Skills of an Outstanding Problem SolverJackie, · Categories: Happiness
As a society, we are faced with problems, large and small, at every level of our lives. We spend a lot of time and energy, in terms of identifying the mechanics of problem solving. Yet, what I think we sometimes overlook are the qualities of the person who can actually solve the problems. What characteristics, talents, or skills make for an outstanding problem solver?
Below are four talents that move the needle from a “good” to “outstanding” when it comes to problem solving.
Collaboration is Key
People that are defined as outstanding “collaborators” possess some of the following qualities.
They usually enjoy working with others and thrive off the energy a group of people creates when they are functioning in alliance with one another. They create enthusiasm in the group as they realize collaborative efforts produce a synergy and momentum that one alone cannot quite achieve.
As leaders, they know how to build rapport with others by listening intently to individual and group contributions; going the extra mile to make others feel heard and understood. They understand the importance of drawing all group members into discussions so everyone feels a strong relationship to what is created from the dialogue. Then, they are able to combine the information gathered from robust conversation and establish team goals which are prioritized over individual goals.
Through the collaboration process, a good collaborator shares plans, information and resources freely and equally with all members of the group and as a result, a group identity is usually formed.
Don’t Be Afraid of Change… Catalyze It!
A person who is successful at problem solving efforts also has to be willing to manage and lead change. They recognize the need for change and are able to effectively communicate that “need” to others, thereby “catalyzing change.”
Often times when problems are identified, people will go with the flow rather than making the necessary changes. Research shows resistance to change is highly correlated with “fear.” People who are effective problem solvers realize this and are not afraid to challenge the “status quo.”
Instead, they recognize resistance and prepare to meet the opposition with a mixture of research and education that lessens the “fear factor” and makes for a compelling argument. They model the change they are expecting of others and lead the way with detailed plans that demonstrate how the change will roll out in the organization and the effects it will ultimately have on the future.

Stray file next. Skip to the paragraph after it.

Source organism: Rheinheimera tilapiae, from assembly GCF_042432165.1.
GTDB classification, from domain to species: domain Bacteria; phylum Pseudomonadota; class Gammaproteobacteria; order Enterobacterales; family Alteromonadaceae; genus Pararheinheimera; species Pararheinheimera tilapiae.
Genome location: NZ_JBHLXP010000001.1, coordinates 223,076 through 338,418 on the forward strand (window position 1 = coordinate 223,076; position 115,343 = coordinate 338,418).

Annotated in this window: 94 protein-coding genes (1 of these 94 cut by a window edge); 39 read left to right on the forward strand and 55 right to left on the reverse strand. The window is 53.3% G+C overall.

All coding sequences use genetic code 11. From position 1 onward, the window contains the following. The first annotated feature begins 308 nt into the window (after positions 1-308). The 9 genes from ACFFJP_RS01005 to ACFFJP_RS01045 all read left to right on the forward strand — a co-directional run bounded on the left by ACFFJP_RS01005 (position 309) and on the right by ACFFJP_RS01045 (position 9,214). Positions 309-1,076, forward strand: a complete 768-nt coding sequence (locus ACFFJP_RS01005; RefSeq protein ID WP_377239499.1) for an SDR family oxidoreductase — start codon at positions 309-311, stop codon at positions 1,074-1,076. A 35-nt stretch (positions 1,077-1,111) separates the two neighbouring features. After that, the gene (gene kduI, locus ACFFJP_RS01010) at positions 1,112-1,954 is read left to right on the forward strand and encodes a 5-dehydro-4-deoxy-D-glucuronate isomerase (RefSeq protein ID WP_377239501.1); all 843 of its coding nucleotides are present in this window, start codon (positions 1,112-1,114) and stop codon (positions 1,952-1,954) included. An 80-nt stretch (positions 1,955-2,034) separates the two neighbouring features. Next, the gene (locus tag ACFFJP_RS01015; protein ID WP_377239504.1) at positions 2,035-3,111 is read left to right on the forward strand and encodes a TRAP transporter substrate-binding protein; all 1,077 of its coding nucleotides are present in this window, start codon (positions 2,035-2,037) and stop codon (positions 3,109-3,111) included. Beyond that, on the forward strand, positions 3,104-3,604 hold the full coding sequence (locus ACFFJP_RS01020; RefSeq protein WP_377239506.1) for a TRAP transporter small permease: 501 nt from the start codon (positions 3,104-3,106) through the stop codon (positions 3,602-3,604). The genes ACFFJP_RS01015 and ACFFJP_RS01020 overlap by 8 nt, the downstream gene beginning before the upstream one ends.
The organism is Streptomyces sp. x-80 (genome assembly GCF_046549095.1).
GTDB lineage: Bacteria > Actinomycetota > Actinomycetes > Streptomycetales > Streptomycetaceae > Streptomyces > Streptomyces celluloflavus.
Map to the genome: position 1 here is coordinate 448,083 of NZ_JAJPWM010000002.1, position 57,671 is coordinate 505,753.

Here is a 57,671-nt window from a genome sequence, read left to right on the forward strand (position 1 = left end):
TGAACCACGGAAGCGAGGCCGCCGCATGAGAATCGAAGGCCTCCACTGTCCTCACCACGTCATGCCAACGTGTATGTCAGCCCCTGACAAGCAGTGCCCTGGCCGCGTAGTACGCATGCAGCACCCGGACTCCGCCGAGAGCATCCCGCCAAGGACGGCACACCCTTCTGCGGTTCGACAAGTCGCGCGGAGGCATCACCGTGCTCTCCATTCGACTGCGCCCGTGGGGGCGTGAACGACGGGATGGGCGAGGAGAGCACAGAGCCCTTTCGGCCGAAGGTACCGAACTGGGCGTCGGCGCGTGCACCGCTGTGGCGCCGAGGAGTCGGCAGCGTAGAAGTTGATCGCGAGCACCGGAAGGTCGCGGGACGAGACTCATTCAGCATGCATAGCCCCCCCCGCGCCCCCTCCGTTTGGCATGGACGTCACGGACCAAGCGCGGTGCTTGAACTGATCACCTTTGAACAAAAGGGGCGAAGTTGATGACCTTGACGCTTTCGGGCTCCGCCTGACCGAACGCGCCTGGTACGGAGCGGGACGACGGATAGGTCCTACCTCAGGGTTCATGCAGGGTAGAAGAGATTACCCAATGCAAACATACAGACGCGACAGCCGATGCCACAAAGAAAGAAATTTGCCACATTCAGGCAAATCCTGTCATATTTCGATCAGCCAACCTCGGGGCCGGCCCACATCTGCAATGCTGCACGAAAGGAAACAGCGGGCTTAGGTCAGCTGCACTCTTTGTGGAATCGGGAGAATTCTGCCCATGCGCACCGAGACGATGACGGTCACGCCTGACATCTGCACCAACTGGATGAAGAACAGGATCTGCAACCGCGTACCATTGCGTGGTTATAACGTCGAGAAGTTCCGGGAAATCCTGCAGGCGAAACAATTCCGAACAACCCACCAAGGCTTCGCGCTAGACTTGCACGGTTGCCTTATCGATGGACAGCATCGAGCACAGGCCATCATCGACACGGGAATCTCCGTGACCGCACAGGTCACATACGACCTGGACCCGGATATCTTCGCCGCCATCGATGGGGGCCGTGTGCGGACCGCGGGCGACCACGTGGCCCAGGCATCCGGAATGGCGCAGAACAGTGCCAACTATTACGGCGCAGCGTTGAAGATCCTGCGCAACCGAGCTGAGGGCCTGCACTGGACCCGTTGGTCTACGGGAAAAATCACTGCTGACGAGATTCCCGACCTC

Conflict Management Extraordinaire
Good problem solvers also have to be effective at resolving conflict. Problems by nature can be surrounded by a lot of disagreement. A person who is efficient at problem solving realizes this and is prepared to directly engage the conflict through negotiation and resolution efforts.
Being able to handle conflict means not running from it or getting caught up in ignoring the “elephant in the room” syndrome. Rather, it means demonstrating the ability to deal with difficult individuals through diplomacy and tact.
I have come across so many people throughout the years who view conflict negatively and—by so doing, they avoid it. The opposite is actually true. Conflict does not have to be negative. If managed effectively, it can be healthy and provide fertile ground for new ideas.
The key with conflict is to engage it from a positive perspective. Identify talking points and encourage vigorous and structured debate through open discussion.
Find commonalities on both sides of the equation and convey a sense of shared perspective as a foundation from which to build on. Above all, communicate respect for all contributions and thank people for their willingness to address the conflict openly rather that allowing it to fester.
Wear a “solution focused lens” when dealing with conflict and look for “win-win” strategies.
Build Strong Bonds
Throughout most of my blogs you will see the common theme of taking the time to build strong relationships with others. A person’s ability to effectively solve problems is not immune to this quality. In fact, the wider, more extensive network you can build, and the stronger relationships you have created, the higher your ability to effectively solve problems becomes.
Networks, when cultivated and maintained provide an easy exchange for ideas and help to rally support when an identified problem needs tackled!
Not everyone can be an expert at everything. Having a large solid business network to pull from is critical to addressing the notorious “p” word. By drawing from the expertise of others, a multi-faceted problem can suddenly be overcome with possible solutions. Now that’s positive momentum!